Earlier this year, when Ursula von der Leyen was nominated as president of the European Commission, it was the result of a grand bargain among member states and political groups, which were divided over who should get to lead the commission. One of the reasons she was an acceptable compromise was that she was assumed to be a safe pair of hands. As a seasoned politician with the confidence of a broad range of member states—leaders as diverse as France’s Emmanuel Macron and Hungary’s Viktor Orban claimed her nomination as their success—she would be able to steer the European Union to calmer waters after a turbulent few years.
Von der Leyen continued to play the safety card in the allocation of roles within her commission last week, giving both the larger member states and smaller member states some of what they want in the heavyweight portfolios; her vice presidential nominees boast a sensible gender and regional balance. But caution, as a strategy, has its limits. Her failure to make a strong stand on some of the big division issues for Europe today may spell trouble for a commission that needs to look radically different from the one that her predecessor presided over. With inertia around burden-sharing when it came to the migration crisis and a slow response to clear breaches of European values by EU member states such as Hungary and Poland, the last commission did not appear up to the challenges of the day.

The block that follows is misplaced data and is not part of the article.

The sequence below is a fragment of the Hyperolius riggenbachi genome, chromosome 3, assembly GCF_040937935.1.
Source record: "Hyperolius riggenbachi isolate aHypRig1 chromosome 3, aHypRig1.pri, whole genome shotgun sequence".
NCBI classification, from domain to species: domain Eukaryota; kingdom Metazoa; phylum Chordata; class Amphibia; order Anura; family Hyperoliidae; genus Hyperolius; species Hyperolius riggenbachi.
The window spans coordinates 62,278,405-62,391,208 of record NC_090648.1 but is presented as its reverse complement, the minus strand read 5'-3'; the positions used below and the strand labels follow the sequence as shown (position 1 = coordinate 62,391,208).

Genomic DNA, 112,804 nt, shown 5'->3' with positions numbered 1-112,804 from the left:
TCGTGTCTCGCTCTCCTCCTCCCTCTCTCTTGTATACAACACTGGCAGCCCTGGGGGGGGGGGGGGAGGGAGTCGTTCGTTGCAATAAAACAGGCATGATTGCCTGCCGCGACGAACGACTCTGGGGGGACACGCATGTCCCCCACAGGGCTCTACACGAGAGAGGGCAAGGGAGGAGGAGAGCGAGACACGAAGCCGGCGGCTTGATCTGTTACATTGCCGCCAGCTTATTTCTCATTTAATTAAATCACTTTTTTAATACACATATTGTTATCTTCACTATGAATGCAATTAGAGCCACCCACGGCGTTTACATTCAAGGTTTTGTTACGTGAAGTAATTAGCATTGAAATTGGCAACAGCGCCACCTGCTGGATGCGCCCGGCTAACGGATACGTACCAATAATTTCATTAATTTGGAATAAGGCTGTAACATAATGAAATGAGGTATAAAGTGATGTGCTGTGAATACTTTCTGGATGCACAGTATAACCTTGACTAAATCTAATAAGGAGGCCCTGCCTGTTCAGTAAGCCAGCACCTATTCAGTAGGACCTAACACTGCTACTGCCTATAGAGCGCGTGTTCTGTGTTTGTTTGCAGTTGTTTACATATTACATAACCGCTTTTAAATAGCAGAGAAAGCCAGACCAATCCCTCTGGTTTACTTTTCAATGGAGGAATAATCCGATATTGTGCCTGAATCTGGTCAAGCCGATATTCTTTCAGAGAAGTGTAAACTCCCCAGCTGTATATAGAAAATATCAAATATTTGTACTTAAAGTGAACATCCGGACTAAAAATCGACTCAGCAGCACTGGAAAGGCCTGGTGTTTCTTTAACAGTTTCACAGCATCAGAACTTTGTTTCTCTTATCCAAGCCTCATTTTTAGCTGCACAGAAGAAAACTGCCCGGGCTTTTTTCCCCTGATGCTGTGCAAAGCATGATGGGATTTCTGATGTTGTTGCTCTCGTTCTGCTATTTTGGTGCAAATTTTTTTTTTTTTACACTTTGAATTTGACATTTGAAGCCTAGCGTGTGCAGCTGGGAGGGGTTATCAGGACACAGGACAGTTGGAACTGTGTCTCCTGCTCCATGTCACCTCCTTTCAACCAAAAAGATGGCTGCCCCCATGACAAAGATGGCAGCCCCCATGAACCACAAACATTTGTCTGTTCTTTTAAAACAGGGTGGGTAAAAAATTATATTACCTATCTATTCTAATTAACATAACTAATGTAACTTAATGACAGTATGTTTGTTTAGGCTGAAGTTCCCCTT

To read the full article, please visit the original, published on 19 September by Foreign Policy, here.
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